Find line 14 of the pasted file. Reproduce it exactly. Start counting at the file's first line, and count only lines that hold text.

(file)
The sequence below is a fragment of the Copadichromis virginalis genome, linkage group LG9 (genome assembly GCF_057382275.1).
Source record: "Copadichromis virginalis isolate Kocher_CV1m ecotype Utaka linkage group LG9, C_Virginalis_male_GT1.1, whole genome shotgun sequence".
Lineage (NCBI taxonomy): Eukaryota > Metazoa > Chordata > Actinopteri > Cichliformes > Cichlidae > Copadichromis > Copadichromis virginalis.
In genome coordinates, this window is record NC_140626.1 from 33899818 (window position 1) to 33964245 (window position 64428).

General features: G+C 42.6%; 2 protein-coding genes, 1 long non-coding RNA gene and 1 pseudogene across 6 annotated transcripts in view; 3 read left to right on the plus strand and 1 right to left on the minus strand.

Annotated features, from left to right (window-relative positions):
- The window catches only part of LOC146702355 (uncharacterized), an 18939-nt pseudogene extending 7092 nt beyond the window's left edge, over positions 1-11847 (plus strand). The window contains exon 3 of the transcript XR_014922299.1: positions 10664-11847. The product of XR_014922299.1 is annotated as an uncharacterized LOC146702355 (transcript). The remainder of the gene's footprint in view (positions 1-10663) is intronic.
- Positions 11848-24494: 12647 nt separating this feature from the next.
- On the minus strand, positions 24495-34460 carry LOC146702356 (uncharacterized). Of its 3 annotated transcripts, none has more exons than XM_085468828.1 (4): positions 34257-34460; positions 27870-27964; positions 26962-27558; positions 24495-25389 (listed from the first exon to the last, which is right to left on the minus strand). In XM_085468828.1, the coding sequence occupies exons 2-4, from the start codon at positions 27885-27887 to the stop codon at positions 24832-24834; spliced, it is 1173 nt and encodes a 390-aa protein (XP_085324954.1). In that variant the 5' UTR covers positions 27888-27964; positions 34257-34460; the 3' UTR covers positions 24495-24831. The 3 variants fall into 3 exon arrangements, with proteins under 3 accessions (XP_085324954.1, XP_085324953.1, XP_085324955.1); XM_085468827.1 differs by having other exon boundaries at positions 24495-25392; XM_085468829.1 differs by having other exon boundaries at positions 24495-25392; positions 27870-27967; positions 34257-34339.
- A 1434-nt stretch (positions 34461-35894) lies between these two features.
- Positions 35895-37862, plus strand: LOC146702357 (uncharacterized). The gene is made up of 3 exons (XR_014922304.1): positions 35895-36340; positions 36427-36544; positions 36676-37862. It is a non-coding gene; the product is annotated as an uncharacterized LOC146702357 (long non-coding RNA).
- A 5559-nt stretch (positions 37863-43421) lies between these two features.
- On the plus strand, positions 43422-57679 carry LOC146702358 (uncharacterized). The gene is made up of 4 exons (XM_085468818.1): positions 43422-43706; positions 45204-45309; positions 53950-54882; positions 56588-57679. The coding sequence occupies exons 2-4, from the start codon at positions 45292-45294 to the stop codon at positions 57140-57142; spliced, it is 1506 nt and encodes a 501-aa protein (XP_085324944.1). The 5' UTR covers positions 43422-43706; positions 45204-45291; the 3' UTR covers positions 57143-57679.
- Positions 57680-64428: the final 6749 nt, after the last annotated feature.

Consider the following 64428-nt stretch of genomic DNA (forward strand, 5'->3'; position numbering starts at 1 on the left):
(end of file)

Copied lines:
- Positions 57680-64428: the final 6749 nt, after the last annotated feature.